Nigeria is still recovering from the discovery of several « horror » houses in the north of the country. After the great emotion, Nigerians are trying to situate the responsibilities in this drama of scale, unpublished in the country.
Did the Nigerian government let the Islamic schools go until some became executioners for their boarders? This reflection is supported by a segment of the Nigerian population who accuses the authorities of abandoning the education system in the region of the North already impoverished and stigmatized because of the insurrection of the Boko Haram sect.
Infrastructure almost non-existent, under-qualified Islamic teachers … grievances against the government are legion. According to the latest official figures, however, fewer than half of school-age children have attended public schools since 2015. And in the absence of state institutions, Islamic schools have proliferated in the North. offering an alternative to parents. Some 10 million children have been enrolled according to reports.
« No responsible democratic government would tolerate the existence of torture chambers and physical abuse of detainees in the name of rehabilitation »
« If today we decide to close all schools of almajiri (name given to Islamic schools, Ed) … there would be an education crisis, » said Mohammed Sabo Keana of the initiative for the rights of the Almajiri, a non-profit group based in Abuja, advocating for better conditions in the centers.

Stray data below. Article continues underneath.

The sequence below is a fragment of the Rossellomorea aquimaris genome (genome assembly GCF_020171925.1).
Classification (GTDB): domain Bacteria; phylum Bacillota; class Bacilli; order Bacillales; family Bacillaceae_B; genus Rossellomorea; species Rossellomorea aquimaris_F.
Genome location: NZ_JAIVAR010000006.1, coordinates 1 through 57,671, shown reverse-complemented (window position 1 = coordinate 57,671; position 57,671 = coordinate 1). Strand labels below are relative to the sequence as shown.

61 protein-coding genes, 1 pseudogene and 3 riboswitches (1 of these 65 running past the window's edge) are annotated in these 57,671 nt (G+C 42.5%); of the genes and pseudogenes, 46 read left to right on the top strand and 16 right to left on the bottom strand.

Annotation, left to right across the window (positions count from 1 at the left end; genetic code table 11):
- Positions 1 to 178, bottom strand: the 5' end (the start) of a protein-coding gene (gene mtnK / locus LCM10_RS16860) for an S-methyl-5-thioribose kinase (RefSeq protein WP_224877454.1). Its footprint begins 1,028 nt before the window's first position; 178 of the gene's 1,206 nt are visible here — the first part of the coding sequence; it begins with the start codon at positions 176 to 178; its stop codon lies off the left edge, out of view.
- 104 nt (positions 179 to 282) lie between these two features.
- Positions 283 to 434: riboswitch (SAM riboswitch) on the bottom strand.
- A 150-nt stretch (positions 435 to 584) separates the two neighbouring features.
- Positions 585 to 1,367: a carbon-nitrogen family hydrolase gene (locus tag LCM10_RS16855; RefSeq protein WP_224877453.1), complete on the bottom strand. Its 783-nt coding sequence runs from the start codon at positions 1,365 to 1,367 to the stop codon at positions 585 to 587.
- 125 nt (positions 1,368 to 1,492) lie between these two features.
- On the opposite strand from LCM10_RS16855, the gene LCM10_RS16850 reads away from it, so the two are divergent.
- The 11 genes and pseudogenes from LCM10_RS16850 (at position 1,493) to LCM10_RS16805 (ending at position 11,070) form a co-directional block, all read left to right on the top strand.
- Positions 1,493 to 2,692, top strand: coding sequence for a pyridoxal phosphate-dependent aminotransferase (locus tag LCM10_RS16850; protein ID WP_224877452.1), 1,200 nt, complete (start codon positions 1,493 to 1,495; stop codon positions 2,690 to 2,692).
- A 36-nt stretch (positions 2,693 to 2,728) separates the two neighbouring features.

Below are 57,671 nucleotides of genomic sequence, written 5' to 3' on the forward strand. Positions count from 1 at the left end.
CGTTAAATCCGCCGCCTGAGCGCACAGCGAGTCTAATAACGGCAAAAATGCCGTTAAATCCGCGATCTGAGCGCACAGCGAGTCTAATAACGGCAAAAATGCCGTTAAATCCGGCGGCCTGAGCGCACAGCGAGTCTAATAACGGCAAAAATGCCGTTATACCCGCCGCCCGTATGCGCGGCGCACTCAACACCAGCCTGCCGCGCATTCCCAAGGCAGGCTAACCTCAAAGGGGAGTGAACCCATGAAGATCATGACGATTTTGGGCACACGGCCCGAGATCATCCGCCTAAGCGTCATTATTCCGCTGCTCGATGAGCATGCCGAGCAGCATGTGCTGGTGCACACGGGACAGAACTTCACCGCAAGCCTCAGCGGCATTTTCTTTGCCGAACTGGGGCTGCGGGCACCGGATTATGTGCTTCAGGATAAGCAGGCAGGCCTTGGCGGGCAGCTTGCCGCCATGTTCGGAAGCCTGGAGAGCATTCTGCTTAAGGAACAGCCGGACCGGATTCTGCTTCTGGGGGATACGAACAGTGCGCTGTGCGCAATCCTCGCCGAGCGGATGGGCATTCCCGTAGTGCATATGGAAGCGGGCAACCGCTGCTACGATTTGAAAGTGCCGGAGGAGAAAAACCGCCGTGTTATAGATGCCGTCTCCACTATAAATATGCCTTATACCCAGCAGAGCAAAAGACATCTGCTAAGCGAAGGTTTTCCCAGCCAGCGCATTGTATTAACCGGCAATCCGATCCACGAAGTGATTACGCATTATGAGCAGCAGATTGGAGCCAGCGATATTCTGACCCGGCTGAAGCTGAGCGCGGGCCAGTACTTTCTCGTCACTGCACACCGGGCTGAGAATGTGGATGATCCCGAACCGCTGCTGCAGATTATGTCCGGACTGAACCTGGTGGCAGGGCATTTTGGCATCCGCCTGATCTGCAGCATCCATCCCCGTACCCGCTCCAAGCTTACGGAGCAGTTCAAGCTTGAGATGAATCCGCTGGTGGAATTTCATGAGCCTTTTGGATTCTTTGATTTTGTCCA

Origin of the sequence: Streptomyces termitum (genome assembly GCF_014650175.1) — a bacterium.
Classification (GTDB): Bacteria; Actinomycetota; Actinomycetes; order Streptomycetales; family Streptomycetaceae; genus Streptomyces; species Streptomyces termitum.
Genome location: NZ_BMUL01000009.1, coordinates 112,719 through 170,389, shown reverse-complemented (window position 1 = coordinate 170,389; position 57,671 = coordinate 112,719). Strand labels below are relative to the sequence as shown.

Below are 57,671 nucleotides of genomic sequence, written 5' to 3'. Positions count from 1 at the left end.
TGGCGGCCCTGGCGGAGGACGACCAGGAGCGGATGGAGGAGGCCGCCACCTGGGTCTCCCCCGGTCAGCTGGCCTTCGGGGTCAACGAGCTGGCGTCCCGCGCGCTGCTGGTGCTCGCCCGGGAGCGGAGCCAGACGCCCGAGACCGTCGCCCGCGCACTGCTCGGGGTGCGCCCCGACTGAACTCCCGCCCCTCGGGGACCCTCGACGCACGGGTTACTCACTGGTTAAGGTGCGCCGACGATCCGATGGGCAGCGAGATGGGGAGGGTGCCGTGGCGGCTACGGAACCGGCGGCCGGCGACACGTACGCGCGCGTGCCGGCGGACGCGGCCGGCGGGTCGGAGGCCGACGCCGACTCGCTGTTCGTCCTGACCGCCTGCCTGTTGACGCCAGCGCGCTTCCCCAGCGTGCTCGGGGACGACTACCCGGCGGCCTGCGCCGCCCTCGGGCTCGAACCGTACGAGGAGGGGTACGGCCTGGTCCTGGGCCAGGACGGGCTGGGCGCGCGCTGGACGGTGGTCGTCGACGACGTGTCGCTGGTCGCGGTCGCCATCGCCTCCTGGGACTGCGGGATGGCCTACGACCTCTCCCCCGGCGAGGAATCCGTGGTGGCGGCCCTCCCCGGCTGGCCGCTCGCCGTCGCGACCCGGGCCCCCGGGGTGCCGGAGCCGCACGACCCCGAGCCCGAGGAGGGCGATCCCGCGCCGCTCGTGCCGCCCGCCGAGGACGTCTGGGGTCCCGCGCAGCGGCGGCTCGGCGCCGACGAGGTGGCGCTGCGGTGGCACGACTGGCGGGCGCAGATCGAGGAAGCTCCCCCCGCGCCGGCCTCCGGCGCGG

Strengthen basic infrastructure
These centers go well beyond the simple learning mission. They also claim competence in the treatment of mental, behavioral and addiction concerns. Many parents send their children there in order to « cure » them of drug problems or theft. A father told Reuters he was paying 50,000 naira ($ 163) in registration fees, as well as an additional 10,000 nairas a month to send his adult son to Daura School (one of the best known) for addiction treatment, a considerable sum in a country where the average monthly wage is $ 163.
« The government is supposed to handle the issue (of drugs), but the burden is too heavy for them, » said the father on condition of anonymity.
Some of these centers – sometimes informal – have shown their limits. On Monday again, 259 people were released from an Islamic correctional house. This is one of eight raids in the last six weeks that exposed the horrendous abuse in these centers. According to the Nigerian authorities, nearly 1,500 children and young people were released during these operations.
While Abuja is accused of being unresponsive, President Muhammadu Buhari said on Oct. 19 that his government would not tolerate « torture chambers » that mistreat young people. « No responsible democratic government would tolerate the existence of torture chambers and physical abuse of detainees in the name of rehabilitation, » he said in a statement.
Will the government call be heard? In the opinion of the experts, everything will depend on the investments that Abuja will make in the installation of social institutions.